BRUNSWICK — With the glass vase trophy for winning the Maine Amateur golf championship in his hands, Jack Wyman now had to consider what to do with the prize. One friend suggested pour in a victory beer and drink from it, but Wyman quickly shot down that idea.

No matter what Wyman decided to do with the trophy, he knew finding space for it was a problem dozens of other golfers wished they had.

“I’ve played in a lot of Ams now, so to finally get one is an awesome feeling,” Wyman, 26, of South Freeport, said. “I was playing pretty well coming into the tournament, so I knew if I played well I had a chance at it, at least. Really anyone can win out here. There’s a lot of good players.”

With most of Thursday’s back nine played in a steady rain, Wyman wasn’t at his best in the final round at Brunswick Golf Club, but he didn’t have to be. Wyman opened his final round with three consecutive birdies, building a six-stroke lead, before holding on for a two-stroke lead over Deer Isle’s Sam Grindle. Wyman’s three day total of 211 was 5-under par. Grindle, the only player to shoot below par in Thursday’s final round, finished 3-under.

A 2013 graduate of Endicott College, Wyman’s previous best Maine Am finish was sixth place at the Augusta Country Club in 2013. Wyman is the first left-handed player in the 98 year history of the Maine Am to win the tournament. That fact seemed to give Wyman as much satisfaction as the win itself.

“Go lefties, man. There’s a lot of good ones out here, so it’s going to happen more,” Wyman said.

With the three consecutive birdies to open the round, it looked as if Wyman would turn this into a runaway. He opened the day with a three-stroke lead over Joe Alvarez, and when Wyman sank a 12-foot birdie putt on hole 3, he was 10-under for the tournament and six strokes ahead of Alvarez. Wyman’s birdie on three was set up by a nice recovery from a poor tee shot. When his drive found the tall grass right of the fairway, Wyman’s approach was strong enough to set up the birdie opportunity.

“I know Sam and I and the other guys that are trying to knock on the door weren’t going to be phased that early in the round,” Alvarez said.

Back-to-back bogeys on four and five slowed Wyman down. Throughout the tournament, Wyman tried to play aggressively, but knowing his lead, that was difficult to maintain.

“I think that’s just kind of how it goes. You get off to a hot start and you just kind of want to protect that score,” Wyman said. “The mental aspect was pretty tough to deal with. I’m happy to be able to grind it out.”

While Wyman was grinding through his round, Grindle was making his move. Beginning on hole 8, Grindle birdied four out of five holes to pull within two strokes of Wyman.

“There’s nothing you can do. You’ve just got to play your own game. Sam’s a great player. I’ve played with him multiple times now. I knew he was capable of something like that,” Wyman said.

Then, Grindle reached the par 3 13th hole.

The first of back-to-back par 3’s, the 13th green is brackets by bunkers to the left and slopes downhill to water at the front and right. Grindle’s tee shot rolled down the hill. After a search along the shore turned up nothing, he was forced to take a drop.

“I knew I was playing some good golf, and got up on the tee, and that flag was kind of middle. I wanted to take a good cut at it. I knew I didn’t want to miss left, because I know, as weird as it sounds, right is obviously the big miss but left is just as bad because the green runs away,” Grindle said. “I wanted to take a shot at that flag and see if I can make another birdie.”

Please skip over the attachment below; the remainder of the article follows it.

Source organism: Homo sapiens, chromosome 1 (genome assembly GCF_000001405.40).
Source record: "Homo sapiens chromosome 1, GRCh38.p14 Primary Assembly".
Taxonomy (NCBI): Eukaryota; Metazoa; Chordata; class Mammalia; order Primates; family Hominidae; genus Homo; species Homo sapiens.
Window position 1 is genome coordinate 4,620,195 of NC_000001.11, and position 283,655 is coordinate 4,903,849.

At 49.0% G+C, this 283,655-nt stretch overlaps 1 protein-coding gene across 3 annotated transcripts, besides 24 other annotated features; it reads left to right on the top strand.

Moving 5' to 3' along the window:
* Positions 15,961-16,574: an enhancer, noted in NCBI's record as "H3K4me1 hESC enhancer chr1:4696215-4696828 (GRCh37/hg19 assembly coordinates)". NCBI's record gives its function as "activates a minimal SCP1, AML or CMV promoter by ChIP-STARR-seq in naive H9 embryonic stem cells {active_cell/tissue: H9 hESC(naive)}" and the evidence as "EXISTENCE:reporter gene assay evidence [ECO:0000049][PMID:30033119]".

After watching how the hole played for Grindle, Wyman went conservative. Wyman’s par and Grindle’s bogey pushed Wyman’s lead back to three strokes. That lead increased to four when Grindle bogeyed 15.

“It made my decision easier (on 13). I had a hybrid and a 4-iron, and it made it quite easy to switch back to the 4-iron and hit something up there short and just kind of chip it on and make a par. That’s how it goes. It’s those mental battles out there,” Wyman said.

Alvarez sat in second place until his day unraveled with a triple bogey eight on the par-5 hole 11. Alvarez’s third shot found the bunker well short of the green. His attempt to get out sailed well right of the green.

“That’s a hard bunker shot, from 60 yards out, and I just hit it bad. Then I looked to putt 7 and made 8. It happens,” Alvarez, who finished tied for ninth, said. “At that point, I knew there was no catching (Wyman) for me.”

Wyman set himself up to win the tournament on Wednesday, when he was 6-under through the front nine. With a four-stroke lead going to hole 18 Thursday, Wyman played it extra safe. His double bogey on the 475-yard, par-5 dog leg right hole was Wyman’s second over par result on the hole in as many days, and cut his final margin of victory to two strokes. Wyman didn’t care.

“Eighteen, I never want to play that hole again. I never play it well, I never have. I’m glad to get that behind me. I don’t have to stay up at night thinking about it anymore,” Wyman said. “The tee box kind of sets you up to hit it out of bounds, so you’re just like, all right stay away from that, but the other side has the hazard. It’s just a hard hole.”

The Maine Am opened a busy run of tournaments for Wyman. He’ll play the New England Amateur next week at Metacomet Country Club in East Providence, Rhode Island, before than Maine Open at Augusta and the New Hampshire Open the following week. With his win, Wyman was asked if he’s thought about his place in Maine golf history, alongside other winners of the Maine Am.

“I grew up with Mark Plummer winning everything, so it’s kind of cool to follow in his footsteps and win one,” Wyman said. “He’s got 13 of them, so I have a long way to go.”

Travis Lazarczyk — 861-9242

[email protected]

Twitter: @TLazarczykMTM

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